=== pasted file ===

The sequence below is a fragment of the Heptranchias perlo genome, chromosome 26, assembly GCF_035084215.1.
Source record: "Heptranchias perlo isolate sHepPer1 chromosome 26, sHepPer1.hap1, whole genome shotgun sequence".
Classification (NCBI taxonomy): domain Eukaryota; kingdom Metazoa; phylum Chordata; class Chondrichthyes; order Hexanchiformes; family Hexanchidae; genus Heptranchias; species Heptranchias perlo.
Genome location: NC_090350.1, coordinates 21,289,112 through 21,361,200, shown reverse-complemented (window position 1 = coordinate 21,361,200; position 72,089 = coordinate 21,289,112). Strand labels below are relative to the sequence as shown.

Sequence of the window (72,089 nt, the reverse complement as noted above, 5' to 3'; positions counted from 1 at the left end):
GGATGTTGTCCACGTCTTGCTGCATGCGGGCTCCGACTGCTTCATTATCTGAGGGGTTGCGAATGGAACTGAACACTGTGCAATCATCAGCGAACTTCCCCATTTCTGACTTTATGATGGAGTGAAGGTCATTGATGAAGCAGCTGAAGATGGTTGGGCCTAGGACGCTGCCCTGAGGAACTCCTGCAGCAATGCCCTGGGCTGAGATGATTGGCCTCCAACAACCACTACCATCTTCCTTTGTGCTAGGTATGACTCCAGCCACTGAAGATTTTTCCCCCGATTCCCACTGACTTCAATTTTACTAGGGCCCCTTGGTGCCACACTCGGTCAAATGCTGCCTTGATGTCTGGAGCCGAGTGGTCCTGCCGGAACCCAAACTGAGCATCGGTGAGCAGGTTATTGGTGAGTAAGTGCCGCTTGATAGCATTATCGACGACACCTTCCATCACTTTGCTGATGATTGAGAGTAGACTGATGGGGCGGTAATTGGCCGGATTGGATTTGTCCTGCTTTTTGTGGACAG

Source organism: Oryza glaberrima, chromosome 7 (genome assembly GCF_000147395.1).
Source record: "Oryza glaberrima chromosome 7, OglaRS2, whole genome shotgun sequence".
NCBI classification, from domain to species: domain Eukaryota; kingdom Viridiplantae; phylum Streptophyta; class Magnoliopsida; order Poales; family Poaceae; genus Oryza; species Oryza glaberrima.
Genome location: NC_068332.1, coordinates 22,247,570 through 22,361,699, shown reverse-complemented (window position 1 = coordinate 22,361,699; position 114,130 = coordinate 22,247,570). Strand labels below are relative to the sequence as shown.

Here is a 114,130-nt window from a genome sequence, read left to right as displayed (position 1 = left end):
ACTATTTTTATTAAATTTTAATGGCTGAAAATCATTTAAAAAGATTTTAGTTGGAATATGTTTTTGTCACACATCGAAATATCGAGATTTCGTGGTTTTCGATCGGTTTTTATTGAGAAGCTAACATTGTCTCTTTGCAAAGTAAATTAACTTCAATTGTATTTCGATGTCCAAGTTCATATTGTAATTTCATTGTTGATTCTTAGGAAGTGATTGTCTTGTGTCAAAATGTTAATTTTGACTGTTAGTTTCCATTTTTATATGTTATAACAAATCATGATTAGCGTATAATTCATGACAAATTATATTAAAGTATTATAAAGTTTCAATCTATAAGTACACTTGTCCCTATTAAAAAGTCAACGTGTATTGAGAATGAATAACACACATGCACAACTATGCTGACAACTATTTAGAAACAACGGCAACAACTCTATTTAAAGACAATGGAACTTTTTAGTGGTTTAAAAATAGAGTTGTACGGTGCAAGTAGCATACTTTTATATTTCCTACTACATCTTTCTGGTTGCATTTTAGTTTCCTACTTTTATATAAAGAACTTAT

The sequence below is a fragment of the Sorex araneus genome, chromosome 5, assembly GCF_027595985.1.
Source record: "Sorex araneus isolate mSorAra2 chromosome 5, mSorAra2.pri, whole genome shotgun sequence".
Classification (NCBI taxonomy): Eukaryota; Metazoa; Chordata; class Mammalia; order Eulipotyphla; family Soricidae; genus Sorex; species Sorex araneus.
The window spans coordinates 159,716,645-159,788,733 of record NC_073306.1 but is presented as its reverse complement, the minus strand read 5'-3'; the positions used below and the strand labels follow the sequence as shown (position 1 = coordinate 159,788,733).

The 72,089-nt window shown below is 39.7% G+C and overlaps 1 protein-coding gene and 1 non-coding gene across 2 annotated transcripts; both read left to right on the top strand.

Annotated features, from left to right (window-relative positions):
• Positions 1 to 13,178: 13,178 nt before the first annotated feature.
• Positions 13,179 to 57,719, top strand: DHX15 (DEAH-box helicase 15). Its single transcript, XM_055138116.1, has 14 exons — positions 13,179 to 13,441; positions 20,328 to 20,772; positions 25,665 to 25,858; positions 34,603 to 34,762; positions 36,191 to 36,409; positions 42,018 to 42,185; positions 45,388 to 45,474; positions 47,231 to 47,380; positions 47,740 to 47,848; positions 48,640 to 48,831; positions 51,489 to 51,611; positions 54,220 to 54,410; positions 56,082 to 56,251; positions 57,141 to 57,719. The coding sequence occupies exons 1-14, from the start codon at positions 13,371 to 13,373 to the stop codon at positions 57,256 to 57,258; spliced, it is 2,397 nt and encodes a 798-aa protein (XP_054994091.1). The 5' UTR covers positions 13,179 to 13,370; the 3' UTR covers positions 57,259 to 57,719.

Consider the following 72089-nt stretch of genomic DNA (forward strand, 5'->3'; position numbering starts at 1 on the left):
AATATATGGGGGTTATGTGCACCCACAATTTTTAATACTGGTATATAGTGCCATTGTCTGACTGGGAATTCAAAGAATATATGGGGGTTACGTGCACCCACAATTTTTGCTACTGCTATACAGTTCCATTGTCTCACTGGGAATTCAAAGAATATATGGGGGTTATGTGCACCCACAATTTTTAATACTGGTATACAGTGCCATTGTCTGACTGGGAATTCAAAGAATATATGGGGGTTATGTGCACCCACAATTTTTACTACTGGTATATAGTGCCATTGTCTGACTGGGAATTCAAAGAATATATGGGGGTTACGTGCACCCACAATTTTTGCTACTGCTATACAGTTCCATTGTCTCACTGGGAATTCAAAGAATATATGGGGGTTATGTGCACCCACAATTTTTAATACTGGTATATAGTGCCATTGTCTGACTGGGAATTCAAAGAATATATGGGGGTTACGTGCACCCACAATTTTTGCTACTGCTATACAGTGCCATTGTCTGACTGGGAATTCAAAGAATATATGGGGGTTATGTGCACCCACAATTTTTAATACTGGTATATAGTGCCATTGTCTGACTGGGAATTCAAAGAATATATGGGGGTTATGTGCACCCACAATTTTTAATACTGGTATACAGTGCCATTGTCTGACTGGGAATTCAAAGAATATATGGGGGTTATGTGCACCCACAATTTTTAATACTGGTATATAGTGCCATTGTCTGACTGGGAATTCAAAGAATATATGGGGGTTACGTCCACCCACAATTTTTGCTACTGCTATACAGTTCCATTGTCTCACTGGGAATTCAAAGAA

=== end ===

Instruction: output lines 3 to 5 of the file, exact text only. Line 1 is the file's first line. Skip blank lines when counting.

Classification (NCBI taxonomy): domain Eukaryota; kingdom Metazoa; phylum Chordata; class Chondrichthyes; order Hexanchiformes; family Hexanchidae; genus Heptranchias; species Heptranchias perlo.
Genome location: NC_090350.1, coordinates 21,289,112 through 21,361,200, shown reverse-complemented (window position 1 = coordinate 21,361,200; position 72,089 = coordinate 21,289,112). Strand labels below are relative to the sequence as shown.

Sequence of the window (72,089 nt, the reverse complement as noted above, 5' to 3'; positions counted from 1 at the left end):